University of Guelph
External Funding Partners
OMAFRA/University of Guelph partnership funding
- Compare southwestern Ontario field trial of new sugarcorn varieties to sugarcorn grown in Ottawa for sugar (sucrose) yield from sugarcorn stalk to sugar (starch) yield from sugarcorn grain under different harvest scenarios.
- Evaluate sugarcorn as a substrate for bioconversion to ethanol.
- Determine the best uses of sugarcorn press cake by evaluating: ensiling for animal feed; production of biogas via anaerobic digestion; and extraction of cellulosic sugars.
- Evaluate storage of juice in ensiled intact stalks.
- Calculate the economic potential of a sugarcorn crop to ethanol and co-products value chain.
- Identifying a farm management system for sugarcorn that will produce optimum biomass and sugar yield will help establish the on-farm viability of this proposed sugarcorn value chain.
- The economic evaluation of sugarcorn utilized for ethanol and sugarcorn press cake co-product will help establish a market for Ontario growers by finding the best uses for the entire plant, such as ensiling for use as animal feed.
The current model for sustainable biofuel production is the sugarcane sucrose to ethanol industry in Brazil. Ontario farmers cannot grow sugarcane, but are adept at growing corn. Corn, like sugarcane, is a C4 grass, efficient in utilizing water, nutrients and CO2 to convert solar energy into sugar which is ultimately harvested as grain starch. This project proposes to evaluate the use of a new corn feedstock, termed sugarcorn, in biofuel and co-product applications. Sugarcorn are corn varieties yielding high sucrose concentrations in their stalks. Sugarcorn is being developed at AAFC to have high yields of sucrose in stalk juice. Sugarcorn also produces grain, and one of the objectives is to compare sugar yields when the crop is grown for grain or stalk juice. Stalk juice may offer potential advantages including ease of handling via pumping and reduced energy and enzymatic needs in preparation for fermentation to ethanol. Implementing usage of sugary corn in Ontario requires demonstration of crop and sugar yields, conversion processes and ultimately the yield; and determination of value of the final product and co-products.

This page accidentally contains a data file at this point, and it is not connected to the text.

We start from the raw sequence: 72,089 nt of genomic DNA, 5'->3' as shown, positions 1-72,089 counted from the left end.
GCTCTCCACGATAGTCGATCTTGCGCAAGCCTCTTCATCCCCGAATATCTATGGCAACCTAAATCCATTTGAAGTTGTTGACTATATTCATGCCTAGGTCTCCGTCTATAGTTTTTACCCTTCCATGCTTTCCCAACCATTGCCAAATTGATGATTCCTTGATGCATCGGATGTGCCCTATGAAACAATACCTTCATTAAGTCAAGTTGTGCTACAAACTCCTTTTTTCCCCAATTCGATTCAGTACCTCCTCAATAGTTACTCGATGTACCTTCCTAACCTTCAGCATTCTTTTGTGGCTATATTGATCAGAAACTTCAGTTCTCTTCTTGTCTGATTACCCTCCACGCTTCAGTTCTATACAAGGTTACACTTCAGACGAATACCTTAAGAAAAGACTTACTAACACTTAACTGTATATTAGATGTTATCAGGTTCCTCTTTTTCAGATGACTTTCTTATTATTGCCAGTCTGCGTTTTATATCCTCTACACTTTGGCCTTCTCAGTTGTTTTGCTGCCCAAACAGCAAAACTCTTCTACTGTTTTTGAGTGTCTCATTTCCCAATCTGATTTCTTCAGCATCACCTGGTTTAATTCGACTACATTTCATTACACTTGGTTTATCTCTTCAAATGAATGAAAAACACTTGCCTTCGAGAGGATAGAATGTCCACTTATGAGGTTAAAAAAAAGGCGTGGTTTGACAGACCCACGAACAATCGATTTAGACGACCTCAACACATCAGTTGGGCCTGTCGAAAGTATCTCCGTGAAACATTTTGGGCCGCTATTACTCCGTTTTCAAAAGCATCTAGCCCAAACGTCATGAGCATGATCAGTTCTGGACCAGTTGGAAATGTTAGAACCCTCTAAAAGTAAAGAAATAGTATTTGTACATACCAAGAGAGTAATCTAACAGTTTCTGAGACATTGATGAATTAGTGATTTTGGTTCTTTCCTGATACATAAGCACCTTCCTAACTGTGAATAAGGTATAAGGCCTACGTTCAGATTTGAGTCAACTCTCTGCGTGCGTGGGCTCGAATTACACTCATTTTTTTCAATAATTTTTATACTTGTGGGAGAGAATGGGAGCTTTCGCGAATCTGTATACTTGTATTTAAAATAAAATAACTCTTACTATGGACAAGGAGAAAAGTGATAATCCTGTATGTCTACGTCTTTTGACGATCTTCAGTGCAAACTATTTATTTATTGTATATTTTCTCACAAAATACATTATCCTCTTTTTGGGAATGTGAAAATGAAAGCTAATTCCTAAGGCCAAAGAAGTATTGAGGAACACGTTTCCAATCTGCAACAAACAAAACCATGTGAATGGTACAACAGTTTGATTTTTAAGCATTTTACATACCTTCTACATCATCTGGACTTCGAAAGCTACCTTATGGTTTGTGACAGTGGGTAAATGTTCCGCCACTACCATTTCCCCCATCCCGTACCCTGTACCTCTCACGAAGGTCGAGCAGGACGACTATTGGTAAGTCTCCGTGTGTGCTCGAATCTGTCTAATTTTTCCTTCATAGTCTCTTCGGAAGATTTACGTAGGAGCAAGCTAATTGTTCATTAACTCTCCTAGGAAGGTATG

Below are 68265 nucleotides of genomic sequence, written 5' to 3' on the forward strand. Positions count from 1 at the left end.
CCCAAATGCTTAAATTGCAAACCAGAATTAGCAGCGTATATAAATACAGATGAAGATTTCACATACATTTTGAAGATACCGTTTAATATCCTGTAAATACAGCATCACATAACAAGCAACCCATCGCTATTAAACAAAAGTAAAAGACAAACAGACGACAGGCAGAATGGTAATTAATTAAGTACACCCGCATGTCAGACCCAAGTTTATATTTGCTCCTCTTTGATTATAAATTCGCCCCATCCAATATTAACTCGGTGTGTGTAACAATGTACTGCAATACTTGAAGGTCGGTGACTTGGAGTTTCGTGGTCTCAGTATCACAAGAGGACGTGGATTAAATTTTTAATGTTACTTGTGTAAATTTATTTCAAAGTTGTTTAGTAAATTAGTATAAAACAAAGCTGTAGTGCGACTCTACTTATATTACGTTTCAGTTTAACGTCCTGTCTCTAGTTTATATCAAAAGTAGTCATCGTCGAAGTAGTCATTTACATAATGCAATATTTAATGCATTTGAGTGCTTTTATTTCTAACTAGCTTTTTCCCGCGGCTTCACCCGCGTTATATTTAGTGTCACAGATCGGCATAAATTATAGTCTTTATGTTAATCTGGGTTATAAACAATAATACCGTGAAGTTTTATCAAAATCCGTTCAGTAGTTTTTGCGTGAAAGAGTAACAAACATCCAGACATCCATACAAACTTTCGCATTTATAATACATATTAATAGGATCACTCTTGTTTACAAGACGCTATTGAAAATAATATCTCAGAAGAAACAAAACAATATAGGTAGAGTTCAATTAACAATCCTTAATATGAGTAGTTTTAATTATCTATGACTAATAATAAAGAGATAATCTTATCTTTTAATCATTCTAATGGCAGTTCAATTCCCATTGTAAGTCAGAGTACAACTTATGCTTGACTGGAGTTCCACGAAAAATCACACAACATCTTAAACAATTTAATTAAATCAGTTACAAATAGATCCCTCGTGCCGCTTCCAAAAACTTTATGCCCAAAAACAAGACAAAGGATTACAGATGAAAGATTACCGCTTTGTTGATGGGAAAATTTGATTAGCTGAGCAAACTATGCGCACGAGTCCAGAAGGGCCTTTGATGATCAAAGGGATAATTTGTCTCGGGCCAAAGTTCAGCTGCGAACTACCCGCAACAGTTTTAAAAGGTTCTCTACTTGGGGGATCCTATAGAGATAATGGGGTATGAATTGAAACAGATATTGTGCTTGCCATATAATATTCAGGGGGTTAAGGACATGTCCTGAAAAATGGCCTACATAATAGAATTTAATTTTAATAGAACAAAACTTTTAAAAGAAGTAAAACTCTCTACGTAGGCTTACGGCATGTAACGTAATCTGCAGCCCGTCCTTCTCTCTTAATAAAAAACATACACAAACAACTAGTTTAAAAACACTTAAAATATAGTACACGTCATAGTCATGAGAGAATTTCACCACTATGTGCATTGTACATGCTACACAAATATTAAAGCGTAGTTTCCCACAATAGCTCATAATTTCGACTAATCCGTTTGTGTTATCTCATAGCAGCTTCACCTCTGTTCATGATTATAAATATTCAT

Sugarcorn is potentially an excellent feedstock for the Ontario ethanol industry. Because sucrose is directly fermentable by yeast, several of the expensive and energy-intensive pre-treatment processes associated with conventional grain ethanol can be eliminated. Four genotypes of sugarcorn grown in Ridgetown and in Ottawa were evaluated for production of sugar, height, total biomass, moisture content, and juice yield. Juice obtained from crushing corn stalks was analyzed for sugar composition and concentration, and then used as the carbon source for ethanol fermentation. Ensiled corn will be analyzed for feed properties and tested as a biogas production substrate. A final economic evaluation of sugarcorn will be conducted to determine the value of ethanol and co-products compared against production costs.